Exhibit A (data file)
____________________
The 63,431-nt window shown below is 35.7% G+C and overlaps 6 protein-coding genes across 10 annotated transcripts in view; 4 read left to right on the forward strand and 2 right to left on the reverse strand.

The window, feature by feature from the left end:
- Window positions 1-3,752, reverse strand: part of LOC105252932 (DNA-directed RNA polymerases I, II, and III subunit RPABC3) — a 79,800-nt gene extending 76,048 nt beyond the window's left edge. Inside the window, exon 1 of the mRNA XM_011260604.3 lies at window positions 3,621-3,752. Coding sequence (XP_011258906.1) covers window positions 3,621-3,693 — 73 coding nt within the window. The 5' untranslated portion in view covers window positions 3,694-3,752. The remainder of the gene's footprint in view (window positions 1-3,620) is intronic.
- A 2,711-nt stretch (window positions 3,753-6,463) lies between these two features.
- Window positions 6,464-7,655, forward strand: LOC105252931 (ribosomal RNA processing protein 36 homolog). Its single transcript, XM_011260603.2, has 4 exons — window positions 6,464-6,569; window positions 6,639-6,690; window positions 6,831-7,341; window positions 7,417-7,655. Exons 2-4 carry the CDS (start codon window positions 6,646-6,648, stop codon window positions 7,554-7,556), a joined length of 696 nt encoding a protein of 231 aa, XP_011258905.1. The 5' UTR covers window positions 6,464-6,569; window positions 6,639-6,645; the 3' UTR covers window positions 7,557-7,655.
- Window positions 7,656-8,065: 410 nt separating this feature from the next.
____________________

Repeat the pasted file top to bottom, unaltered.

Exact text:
The 63,431-nt window shown below is 35.7% G+C and overlaps 6 protein-coding genes across 10 annotated transcripts in view; 4 read left to right on the forward strand and 2 right to left on the reverse strand.

The window, feature by feature from the left end:
- Window positions 1-3,752, reverse strand: part of LOC105252932 (DNA-directed RNA polymerases I, II, and III subunit RPABC3) — a 79,800-nt gene extending 76,048 nt beyond the window's left edge. Inside the window, exon 1 of the mRNA XM_011260604.3 lies at window positions 3,621-3,752. Coding sequence (XP_011258906.1) covers window positions 3,621-3,693 — 73 coding nt within the window. The 5' untranslated portion in view covers window positions 3,694-3,752. The remainder of the gene's footprint in view (window positions 1-3,620) is intronic.
- A 2,711-nt stretch (window positions 3,753-6,463) lies between these two features.
- Window positions 6,464-7,655, forward strand: LOC105252931 (ribosomal RNA processing protein 36 homolog). Its single transcript, XM_011260603.2, has 4 exons — window positions 6,464-6,569; window positions 6,639-6,690; window positions 6,831-7,341; window positions 7,417-7,655. Exons 2-4 carry the CDS (start codon window positions 6,646-6,648, stop codon window positions 7,554-7,556), a joined length of 696 nt encoding a protein of 231 aa, XP_011258905.1. The 5' UTR covers window positions 6,464-6,569; window positions 6,639-6,645; the 3' UTR covers window positions 7,557-7,655.
- Window positions 7,656-8,065: 410 nt separating this feature from the next.